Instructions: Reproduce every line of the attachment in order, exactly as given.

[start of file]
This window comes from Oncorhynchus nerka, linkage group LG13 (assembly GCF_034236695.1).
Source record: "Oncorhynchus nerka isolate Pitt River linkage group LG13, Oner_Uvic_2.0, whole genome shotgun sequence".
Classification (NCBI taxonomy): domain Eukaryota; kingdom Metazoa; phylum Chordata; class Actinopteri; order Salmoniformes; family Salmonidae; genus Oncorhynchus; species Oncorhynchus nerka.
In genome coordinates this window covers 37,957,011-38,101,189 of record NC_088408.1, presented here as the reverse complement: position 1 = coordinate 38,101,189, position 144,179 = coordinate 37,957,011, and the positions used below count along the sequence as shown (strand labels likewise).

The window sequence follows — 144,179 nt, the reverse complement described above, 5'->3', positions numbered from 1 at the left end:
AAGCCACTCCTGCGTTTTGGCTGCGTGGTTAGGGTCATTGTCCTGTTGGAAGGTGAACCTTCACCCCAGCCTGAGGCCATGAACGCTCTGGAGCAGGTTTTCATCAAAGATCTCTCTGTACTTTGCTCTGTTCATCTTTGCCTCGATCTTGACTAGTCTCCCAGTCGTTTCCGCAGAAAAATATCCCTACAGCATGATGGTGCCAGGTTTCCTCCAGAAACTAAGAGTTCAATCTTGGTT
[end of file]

This window comes from Oncorhynchus nerka, linkage group LG13 (assembly GCF_034236695.1).
Source record: "Oncorhynchus nerka isolate Pitt River linkage group LG13, Oner_Uvic_2.0, whole genome shotgun sequence".
Classification (NCBI taxonomy): domain Eukaryota; kingdom Metazoa; phylum Chordata; class Actinopteri; order Salmoniformes; family Salmonidae; genus Oncorhynchus; species Oncorhynchus nerka.
In genome coordinates this window covers 37,957,011-38,101,189 of record NC_088408.1, presented here as the reverse complement: position 1 = coordinate 38,101,189, position 144,179 = coordinate 37,957,011, and the positions used below count along the sequence as shown (strand labels likewise).

The window sequence follows — 144,179 nt, the reverse complement described above, 5'->3', positions numbered from 1 at the left end:
AAGCCACTCCTGCGTTTTGGCTGCGTGGTTAGGGTCATTGTCCTGTTGGAAGGTGAACCTTCACCCCAGCCTGAGGCCATGAACGCTCTGGAGCAGGTTTTCATCAAAGATCTCTCTGTACTTTGCTCTGTTCATCTTTGCCTCGATCTTGACTAGTCTCCCAGTCGTTTCCGCAGAAAAATATCCCTACAGCATGATGGTGCCAGGTTTCCTCCAGAAACTAAGAGTTCAATCTTGGTT